How interim coach Giff Smith won over the Chargers locker room

Los Angeles Chargers interim coach Giff Smith has been with the franchise since 2016, coaching under Mike McCoy, Anthony Lynn and Brandon Staley AP Photo/Ryan Su

LOS ANGELES -- Los Angeles Chargers safety Derwin James Jr. grinned ear to ear as a reporter asked about the Chargers' interim head coach Giff Smith.

"I like Giff out there," James said, still grinning wide. "He's straightforward. He's not trying to be one way or be your friend; he's straightforward with who he is. I think that a lot of guys gravitate toward that."

Following one of the most embarrassing losses in team history, a 63-21 drubbing by the Las Vegas Raiders on "Thursday Night Football," the Chargers fired coach Brandon Staley and general manager Tom Telesco. Smith, then the Chargers' outside linebackers coach and longest-tenured coach on staff, was tapped to lead the team for the final three games of the season.

Smith, 55, has been with the Chargers since 2016. He was hired during Mike McCoy's tenure as head coach and remained on staff under Anthony Lynn and Staley.

Already, Smith has a much different approach from his predecessor. Staley represented the modern NFL, a coach who leaned into analytics and was willing to take risks. Chargers players describe Smith, however, as "old school," a sentiment he embraces.

"That's probably because I'm 55," Smith said. "It's still a tough man's game. It's a physical game. You have to have your brother's back when you go out there. If that makes me old school, then I'm definitely old school."

In two weeks, Smith's approach has brought renewed energy to a Chargers team that appeared to be coasting into the offseason.

Multiple team sources described a culture where players felt alienated by Staley, who one team source said created a culture that felt like a "fraternity."Smith has shifted the energy of this team and won players over, largely because of his commitment to holding every player accountable.

"He'll obviously hold you accountable to what you got to do, but at the same time, he's going to let you know that he also believes in you," safety Alohi Gilman said. "Building confidence is, I think, as a coach is so underrated. I think that's what his superpower is -- that he's able to build confidence in guys regardless of the circumstances, and that elevates players."

Smith's first game as head coach came last Saturday, a 24-22 loss to the Buffalo Bills at home.

The Chargers kicked five field goals, something they hadn't done since 2012. Staley had earned the nickname "Fourth-and-Staley '' for his willingness to attempt conversions on fourth downs, but Smith took the opposite approach.

While Smith's decisions to kick field goals kept the Chargers in the game, his lack of aggressiveness on a few of those fourth downs may have ultimately hurt the Chargers in the end.

On the Chargers' opening drive, for example, the offense was stopped on third-and-goal at the Bills' 2-yard line. Smith elected to kick on fourth down instead of attempting to score a touchdown. According to ESPN Analytics, a conversion there would have increased the Chargers' chance of winning by 3.7%. Smith said Wednesday that he didn't regret the decision.

"It was such a great drive; we felt like we needed to get points on the board," Smith said. "Especially with the way we've been operating, they needed something positive out of that."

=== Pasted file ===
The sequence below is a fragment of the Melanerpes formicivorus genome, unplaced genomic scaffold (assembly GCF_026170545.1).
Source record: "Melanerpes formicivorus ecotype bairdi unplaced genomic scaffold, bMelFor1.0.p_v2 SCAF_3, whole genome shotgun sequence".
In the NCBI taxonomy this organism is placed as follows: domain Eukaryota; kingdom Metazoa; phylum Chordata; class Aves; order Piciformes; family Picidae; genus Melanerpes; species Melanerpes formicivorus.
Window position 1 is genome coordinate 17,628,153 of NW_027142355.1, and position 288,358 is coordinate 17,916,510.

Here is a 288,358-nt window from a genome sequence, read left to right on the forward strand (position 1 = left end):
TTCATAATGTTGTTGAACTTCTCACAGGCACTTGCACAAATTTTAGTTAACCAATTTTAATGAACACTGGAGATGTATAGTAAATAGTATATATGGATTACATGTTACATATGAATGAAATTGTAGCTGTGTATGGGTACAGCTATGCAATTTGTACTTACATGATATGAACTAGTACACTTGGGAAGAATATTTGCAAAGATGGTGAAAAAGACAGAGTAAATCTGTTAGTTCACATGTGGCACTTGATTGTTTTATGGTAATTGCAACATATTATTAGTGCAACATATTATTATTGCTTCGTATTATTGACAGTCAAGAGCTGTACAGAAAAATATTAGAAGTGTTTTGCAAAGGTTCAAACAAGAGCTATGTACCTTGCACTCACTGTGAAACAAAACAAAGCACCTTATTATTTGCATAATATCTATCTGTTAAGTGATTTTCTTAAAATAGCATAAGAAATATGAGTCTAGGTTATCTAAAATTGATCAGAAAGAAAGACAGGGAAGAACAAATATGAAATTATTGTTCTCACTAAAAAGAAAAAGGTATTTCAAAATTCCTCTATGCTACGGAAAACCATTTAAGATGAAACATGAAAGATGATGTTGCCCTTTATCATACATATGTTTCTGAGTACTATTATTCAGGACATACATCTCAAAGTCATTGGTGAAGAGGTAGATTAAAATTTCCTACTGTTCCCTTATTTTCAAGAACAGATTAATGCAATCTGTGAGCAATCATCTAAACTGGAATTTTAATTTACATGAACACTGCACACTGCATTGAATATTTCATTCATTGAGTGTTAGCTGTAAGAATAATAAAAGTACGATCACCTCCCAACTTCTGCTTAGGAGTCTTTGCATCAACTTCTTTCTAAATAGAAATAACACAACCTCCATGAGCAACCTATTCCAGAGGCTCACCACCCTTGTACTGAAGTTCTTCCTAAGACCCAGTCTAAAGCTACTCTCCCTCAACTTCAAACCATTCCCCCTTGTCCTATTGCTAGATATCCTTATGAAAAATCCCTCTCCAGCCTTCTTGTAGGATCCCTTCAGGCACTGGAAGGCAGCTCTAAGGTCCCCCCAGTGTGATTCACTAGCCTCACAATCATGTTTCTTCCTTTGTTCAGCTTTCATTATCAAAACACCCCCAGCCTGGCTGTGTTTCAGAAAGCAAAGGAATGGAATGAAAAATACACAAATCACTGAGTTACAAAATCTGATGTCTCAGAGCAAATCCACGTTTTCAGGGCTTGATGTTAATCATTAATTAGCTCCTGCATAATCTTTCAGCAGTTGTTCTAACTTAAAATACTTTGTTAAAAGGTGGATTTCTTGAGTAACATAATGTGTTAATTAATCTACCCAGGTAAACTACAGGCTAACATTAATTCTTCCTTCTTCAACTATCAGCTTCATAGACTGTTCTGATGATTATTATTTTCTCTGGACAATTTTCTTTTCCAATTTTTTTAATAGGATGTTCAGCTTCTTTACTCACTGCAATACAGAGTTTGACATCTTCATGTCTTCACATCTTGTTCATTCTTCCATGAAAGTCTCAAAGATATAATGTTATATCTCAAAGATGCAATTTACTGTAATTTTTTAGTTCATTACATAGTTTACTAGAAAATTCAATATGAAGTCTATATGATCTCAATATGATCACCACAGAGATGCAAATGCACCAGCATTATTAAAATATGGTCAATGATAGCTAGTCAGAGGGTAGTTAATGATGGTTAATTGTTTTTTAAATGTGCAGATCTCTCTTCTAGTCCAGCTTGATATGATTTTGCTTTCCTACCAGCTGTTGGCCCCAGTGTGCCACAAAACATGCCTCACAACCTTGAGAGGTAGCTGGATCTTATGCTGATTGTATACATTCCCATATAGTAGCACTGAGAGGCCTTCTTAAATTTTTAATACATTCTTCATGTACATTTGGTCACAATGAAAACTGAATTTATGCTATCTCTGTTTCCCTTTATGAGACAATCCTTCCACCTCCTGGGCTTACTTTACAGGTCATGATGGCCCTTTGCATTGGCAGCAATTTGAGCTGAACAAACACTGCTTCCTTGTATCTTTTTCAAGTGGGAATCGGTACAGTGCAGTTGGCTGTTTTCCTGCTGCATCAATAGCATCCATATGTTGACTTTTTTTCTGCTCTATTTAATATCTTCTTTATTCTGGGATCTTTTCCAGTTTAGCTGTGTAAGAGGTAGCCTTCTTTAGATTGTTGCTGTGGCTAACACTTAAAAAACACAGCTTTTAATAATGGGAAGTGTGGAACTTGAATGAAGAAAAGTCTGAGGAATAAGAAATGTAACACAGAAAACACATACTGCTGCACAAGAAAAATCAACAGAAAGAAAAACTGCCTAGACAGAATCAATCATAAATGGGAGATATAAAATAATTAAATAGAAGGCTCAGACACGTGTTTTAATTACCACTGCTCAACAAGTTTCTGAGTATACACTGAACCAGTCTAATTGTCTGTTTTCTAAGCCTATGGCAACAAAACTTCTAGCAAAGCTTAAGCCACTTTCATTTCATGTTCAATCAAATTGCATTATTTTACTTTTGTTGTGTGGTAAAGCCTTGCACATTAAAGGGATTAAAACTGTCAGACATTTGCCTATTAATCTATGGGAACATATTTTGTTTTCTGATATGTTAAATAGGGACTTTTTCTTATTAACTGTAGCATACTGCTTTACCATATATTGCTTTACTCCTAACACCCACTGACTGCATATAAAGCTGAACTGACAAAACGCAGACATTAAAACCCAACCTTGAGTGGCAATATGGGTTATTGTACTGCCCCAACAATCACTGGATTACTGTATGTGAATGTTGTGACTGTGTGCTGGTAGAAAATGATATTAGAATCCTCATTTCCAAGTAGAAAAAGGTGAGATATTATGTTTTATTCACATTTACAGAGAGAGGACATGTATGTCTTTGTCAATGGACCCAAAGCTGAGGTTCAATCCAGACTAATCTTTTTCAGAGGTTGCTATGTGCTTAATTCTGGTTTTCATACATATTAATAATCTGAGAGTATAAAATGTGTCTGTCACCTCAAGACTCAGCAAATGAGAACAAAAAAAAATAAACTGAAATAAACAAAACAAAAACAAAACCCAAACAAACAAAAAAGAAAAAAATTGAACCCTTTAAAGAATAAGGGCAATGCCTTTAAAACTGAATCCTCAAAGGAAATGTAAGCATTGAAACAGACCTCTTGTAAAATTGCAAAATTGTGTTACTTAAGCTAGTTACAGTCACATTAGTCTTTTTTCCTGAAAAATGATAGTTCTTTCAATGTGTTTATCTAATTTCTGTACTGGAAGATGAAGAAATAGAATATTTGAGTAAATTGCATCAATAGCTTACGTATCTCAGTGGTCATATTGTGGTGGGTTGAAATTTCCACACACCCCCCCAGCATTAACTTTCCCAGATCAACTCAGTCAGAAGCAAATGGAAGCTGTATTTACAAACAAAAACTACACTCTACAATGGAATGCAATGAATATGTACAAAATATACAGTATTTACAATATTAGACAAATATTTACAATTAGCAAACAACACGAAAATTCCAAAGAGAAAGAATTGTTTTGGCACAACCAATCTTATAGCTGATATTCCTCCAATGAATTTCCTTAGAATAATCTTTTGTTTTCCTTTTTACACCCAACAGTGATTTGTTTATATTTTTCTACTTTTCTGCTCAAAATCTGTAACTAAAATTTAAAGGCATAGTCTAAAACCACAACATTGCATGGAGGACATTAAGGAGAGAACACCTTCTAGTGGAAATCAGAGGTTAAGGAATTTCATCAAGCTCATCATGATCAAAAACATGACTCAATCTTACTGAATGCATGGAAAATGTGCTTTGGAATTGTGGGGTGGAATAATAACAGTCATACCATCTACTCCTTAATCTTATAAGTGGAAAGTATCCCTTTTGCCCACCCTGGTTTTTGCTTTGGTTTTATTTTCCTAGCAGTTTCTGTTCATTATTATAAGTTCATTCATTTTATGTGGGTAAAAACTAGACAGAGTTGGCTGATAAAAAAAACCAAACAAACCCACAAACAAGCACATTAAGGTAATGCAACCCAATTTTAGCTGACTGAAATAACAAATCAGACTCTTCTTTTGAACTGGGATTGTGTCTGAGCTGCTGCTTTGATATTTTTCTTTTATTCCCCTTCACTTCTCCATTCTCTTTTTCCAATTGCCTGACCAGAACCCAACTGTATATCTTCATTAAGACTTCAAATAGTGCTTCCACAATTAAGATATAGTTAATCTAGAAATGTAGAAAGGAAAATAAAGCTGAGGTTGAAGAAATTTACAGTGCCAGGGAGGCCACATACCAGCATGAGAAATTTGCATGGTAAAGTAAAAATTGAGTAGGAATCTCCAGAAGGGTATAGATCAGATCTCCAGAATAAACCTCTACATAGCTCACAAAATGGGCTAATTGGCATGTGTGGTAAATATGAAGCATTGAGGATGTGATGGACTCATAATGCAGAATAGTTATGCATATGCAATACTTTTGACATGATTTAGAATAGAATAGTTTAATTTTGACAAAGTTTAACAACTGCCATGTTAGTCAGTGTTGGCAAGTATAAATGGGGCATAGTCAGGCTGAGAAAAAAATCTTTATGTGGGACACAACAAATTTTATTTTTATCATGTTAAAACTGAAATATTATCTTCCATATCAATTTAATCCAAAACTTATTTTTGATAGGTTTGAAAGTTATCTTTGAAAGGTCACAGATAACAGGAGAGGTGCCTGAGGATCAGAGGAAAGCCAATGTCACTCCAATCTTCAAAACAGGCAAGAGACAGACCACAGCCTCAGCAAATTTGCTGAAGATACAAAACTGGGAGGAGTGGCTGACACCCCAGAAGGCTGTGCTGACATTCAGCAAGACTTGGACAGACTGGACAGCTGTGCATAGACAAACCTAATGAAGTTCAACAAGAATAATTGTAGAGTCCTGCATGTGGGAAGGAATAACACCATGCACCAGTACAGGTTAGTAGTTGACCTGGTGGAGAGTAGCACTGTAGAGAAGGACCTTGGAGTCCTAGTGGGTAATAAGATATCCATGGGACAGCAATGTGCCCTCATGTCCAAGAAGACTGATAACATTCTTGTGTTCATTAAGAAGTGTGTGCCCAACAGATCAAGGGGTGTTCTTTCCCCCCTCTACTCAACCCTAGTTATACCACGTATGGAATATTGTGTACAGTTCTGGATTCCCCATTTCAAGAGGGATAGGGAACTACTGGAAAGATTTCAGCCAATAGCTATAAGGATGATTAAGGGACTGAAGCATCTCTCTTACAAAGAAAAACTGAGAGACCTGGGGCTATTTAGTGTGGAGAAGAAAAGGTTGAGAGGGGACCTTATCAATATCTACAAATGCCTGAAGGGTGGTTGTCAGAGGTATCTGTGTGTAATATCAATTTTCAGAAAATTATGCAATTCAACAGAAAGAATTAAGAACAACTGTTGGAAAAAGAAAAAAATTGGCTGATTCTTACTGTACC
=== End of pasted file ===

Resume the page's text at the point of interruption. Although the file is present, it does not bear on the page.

Another notable adjustment in Smith's first game was how the Chargers employed James.

James, who has emerged as one of the best safeties in the NFL since the Chargers drafted him in 2018, played 40 snaps in the loss, the fewest of his career in a game where he wasn't injured or ejected. His two snaps at safety were tied for the second-fewest in his career, and both came on the Bills' final offensive drive in the fourth quarter.

The Chargers played James in the nickel cornerback spot Saturday, while Jaylinn Hawkins and Dean Marlowe covered James' typical spot at strong safety. There were times, however, when the Chargers left James off the field in favor of Essang Bassey as the nickelback, such as on the Bills' final drive of the game.

With the Chargers leading 22-21 and the Bills facing third-and-8, James watched from the sidelines as Buffalo converted. He eventually joined the defense a few plays later.

Smith said James' role was by design, dismissing any idea of a demotion. He said the Chargers wanted James close to the line of scrimmage to combat Buffalo's offense, but the defense ended up playing more formations than expected in their base defense -- which doesn't feature a nickelback -- which kept James off of the field.

"Sometimes it goes that way," Smith said after the game. "If we would have known that, we would have maybe done some things a little different. But that was the plan moving in so that he could be close to the line, and we needed him. He played physical."

With two games remaining in the season, the odds that Smith remains head coach of this team into next season seem far-fetched, though team president John Spanos said they would consider all options in their search for their next coach. Whatever Smith's future is with the Chargers -- or elsewhere -- he appears to be the right leader for this moment.

"The key thing is he's just real and he's genuine," Gilman said. "People who have that genuine connection, that's leadership -- that's real -- that people can actually connect to. And in a team setting, that's how you build a culture. That's how you win over a locker room of grown men. You need that. You need someone to also to hold you accountable, at the same time be like, 'Hey bro, I got your back.'"